More than a million people have fallen through the cracks in the government’s economic rescue package and require urgent support to see them through the pandemic, MPs have warned.
Rishi Sunak is facing calls to “completely fulfil” his promise to do “whatever it takes” to support the economy after MPs concluded that many newly employed staff, self-employed workers, company directors and freelancers have been “locked out” of assistance schemes.
The Treasury select committee estimated that many hundreds of thousands of people have already endured several months of financial hardship “through no fault of their own”.
“If it is to be fair and completely fulfil its promise of doing whatever it takes, the government should urgently enact our recommendations to help those who have fallen through the gaps,” Mel Stride, its chairman, said.
About 8.9 million jobs have been furloughed, with 1.1 million employers lodging claims worth some £19.6 billion under the government’s job retention scheme. Currently this involves the taxpayer providing 80 per cent of furloughed workers’ wages, up to £2,500 per month, but this support will be gradually lowered from August 1.
The income support initiative, which allows self-employed workers to apply for a taxable grant covering 80 per cent of three months’ average trading profits up to £7,500, has so far attracted 2.6 million claims worth £7.5 billion.
However, the Treasury committee identified a number of gaps where people who lost their livelihoods have been unable to access support. It highlighted those recently employed in a job, self-employed workers who started their business in the past year or generate annual trading profits of more than £50,000, and freelancers or staff on short-term contracts in industries such as television and theatre. MPs called on the Treasury to extend the cut-off date for the job retention scheme to March 31, conduct an “urgent review” to figure out how to support newly self-employed workers and remove the “arbitrary” £50,000 cap on profits for the self-employed.
They also said officials “must find a way” to support directors of limited companies who rely on dividends for their income and urged the government to provide freelancers and those on short-term contracts with assistance similar to the furlough scheme.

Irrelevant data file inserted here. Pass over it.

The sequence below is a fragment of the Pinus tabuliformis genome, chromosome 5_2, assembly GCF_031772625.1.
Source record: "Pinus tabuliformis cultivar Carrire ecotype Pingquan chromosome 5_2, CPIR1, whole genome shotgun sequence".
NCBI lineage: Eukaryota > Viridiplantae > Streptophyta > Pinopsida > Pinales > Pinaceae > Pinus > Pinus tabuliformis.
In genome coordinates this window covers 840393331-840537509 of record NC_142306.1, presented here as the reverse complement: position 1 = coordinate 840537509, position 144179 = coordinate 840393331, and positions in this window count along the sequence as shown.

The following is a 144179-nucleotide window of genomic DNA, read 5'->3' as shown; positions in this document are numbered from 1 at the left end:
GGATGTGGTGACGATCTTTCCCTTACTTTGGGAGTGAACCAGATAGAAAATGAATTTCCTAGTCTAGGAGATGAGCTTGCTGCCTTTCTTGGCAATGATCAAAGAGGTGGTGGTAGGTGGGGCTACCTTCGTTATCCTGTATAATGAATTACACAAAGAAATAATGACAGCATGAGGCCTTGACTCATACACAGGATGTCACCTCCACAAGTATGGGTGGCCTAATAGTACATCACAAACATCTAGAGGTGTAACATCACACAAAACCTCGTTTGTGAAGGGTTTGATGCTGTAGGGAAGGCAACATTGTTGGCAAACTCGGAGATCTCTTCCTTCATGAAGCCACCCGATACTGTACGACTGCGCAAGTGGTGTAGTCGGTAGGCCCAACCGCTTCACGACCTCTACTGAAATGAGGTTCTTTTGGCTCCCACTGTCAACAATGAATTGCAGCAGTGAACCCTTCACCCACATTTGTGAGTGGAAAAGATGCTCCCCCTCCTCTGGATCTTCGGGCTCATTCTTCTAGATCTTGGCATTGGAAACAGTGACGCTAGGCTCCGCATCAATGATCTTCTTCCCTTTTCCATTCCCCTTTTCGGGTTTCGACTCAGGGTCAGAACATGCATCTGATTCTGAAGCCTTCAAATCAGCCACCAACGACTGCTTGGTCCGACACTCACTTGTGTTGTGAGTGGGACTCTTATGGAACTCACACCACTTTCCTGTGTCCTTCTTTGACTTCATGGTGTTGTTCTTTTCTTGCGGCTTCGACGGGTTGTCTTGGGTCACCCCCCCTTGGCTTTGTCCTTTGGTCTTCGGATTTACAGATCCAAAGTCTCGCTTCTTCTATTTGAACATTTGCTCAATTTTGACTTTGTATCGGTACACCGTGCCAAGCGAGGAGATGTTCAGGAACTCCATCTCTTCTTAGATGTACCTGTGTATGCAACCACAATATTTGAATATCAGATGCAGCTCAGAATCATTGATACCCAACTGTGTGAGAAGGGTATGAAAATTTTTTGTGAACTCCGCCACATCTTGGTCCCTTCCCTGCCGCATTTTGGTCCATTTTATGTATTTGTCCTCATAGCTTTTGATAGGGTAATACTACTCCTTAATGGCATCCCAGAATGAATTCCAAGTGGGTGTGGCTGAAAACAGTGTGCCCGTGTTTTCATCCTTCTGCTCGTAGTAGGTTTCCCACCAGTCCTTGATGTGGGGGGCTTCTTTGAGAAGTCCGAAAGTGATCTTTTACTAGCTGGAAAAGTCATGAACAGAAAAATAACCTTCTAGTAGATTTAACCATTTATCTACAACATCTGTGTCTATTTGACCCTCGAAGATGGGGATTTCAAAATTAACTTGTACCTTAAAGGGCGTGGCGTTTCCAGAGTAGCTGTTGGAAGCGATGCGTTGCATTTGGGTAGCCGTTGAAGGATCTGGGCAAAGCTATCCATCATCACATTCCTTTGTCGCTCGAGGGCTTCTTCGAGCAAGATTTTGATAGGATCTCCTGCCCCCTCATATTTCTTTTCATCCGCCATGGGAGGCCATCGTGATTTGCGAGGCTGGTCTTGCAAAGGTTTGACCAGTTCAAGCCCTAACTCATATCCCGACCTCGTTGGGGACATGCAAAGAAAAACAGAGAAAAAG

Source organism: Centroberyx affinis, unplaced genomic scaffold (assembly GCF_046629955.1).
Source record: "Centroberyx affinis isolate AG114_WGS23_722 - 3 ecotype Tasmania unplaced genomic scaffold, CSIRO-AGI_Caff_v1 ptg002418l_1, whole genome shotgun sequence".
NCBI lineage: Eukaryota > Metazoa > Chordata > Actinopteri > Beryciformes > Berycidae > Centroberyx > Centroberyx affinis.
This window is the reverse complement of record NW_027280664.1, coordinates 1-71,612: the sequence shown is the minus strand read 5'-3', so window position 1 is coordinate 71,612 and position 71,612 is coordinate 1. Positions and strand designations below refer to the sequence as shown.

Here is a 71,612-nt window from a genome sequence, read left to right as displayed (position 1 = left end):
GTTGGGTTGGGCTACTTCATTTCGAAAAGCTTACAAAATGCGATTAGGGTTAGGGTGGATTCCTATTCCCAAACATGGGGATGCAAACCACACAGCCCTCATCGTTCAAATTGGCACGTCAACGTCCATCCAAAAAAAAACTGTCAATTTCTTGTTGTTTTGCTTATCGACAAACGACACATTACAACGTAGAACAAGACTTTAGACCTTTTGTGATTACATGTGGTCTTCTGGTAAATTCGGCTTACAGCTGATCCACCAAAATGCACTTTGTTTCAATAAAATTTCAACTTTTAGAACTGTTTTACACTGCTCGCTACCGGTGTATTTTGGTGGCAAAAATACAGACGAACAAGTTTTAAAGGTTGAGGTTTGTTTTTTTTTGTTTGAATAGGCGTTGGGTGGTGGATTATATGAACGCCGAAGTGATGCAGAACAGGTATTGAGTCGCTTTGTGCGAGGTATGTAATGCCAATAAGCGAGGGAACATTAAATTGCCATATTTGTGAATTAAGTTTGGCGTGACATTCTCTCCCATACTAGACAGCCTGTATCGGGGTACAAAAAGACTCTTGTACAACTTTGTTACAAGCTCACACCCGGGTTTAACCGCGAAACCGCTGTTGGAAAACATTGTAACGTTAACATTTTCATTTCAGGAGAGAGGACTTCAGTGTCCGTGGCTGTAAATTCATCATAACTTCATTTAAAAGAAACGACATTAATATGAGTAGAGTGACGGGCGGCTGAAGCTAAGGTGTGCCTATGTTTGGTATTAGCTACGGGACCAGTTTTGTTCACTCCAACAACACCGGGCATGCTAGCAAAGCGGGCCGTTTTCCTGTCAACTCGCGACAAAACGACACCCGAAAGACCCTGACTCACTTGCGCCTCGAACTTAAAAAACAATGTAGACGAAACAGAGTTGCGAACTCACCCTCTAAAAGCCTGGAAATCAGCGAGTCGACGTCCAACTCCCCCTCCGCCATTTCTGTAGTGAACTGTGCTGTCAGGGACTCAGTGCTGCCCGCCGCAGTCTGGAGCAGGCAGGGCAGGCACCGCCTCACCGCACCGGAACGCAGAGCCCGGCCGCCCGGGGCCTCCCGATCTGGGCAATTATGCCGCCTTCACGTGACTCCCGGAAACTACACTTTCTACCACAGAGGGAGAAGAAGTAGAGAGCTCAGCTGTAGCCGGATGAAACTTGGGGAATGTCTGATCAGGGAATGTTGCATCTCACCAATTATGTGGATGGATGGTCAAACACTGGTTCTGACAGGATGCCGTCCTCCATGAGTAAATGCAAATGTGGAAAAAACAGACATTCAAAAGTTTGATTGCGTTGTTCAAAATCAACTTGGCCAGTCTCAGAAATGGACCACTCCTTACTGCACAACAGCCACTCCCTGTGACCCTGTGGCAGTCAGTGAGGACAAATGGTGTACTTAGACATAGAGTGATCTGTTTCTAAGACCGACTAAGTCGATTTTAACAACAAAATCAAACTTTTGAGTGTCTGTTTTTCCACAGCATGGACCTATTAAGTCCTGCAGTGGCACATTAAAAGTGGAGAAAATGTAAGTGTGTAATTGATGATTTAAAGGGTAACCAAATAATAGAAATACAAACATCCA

Mr Stride said that the chancellor had acted “at impressive scale and pace” overall. “However, the committee has identified well over a million people who, through no fault of their own, have lost livelihoods while being locked down and locked out of the main support programmes.”
A Treasury spokeswoman said: “The swift and targeted action we’ve taken has protected millions of jobs and livelihoods and our interventions have been rightly welcomed by the select committee . . . All our support is targeted to make sure we use public funds responsibly, helping those who need it most as quickly as possible, while minimising fraud risk.”
Tax breaks urged for start-up investors
Investors should be given tax breaks to encourage them to invest in start-ups alongside the government through its new Future Fund, the Treasury has been urged (Katherine Griffiths writes).
Without such breaks, early-stage businesses and others that do not qualify for other support could fall through the cracks, a group of businesses have warned in a letter to the chancellor.
The 87 signatories want temporary tax relief similar to the enterprise investment scheme to encourage private investors to match funding provided by the £500 million Future Fund.
The benefit could encourage investors to back businesses that they might otherwise view as too risky. They also believe the scheme should be drawn up so that struggling hospitality and leisure companies would qualify, as in many cases they have been excluded from the business interruption loan scheme.
A Treasury spokeswoman said: “We are continue to engage with stakeholders on our various new support schemes to ensure they are as effective as possible.”